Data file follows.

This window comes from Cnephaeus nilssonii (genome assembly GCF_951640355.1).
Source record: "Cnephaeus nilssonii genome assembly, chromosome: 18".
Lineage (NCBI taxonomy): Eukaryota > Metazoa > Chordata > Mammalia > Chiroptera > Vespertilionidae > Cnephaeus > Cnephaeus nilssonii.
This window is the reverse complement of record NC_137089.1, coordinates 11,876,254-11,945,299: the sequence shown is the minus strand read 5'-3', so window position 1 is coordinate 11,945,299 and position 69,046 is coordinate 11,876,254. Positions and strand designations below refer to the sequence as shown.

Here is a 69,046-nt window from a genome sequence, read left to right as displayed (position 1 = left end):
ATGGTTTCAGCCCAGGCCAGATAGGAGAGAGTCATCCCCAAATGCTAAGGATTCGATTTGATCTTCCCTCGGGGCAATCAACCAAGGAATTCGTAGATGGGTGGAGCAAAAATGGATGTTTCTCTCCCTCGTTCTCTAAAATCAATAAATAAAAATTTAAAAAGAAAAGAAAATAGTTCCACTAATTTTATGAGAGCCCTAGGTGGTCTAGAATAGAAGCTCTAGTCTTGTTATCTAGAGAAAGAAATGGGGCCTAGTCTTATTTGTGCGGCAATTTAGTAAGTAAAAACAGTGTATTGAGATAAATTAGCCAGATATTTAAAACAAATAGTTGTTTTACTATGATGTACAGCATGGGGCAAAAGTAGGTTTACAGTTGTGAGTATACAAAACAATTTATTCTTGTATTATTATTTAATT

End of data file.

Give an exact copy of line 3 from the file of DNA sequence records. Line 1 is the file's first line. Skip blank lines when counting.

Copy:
Lineage (NCBI taxonomy): Eukaryota > Metazoa > Chordata > Mammalia > Chiroptera > Vespertilionidae > Cnephaeus > Cnephaeus nilssonii.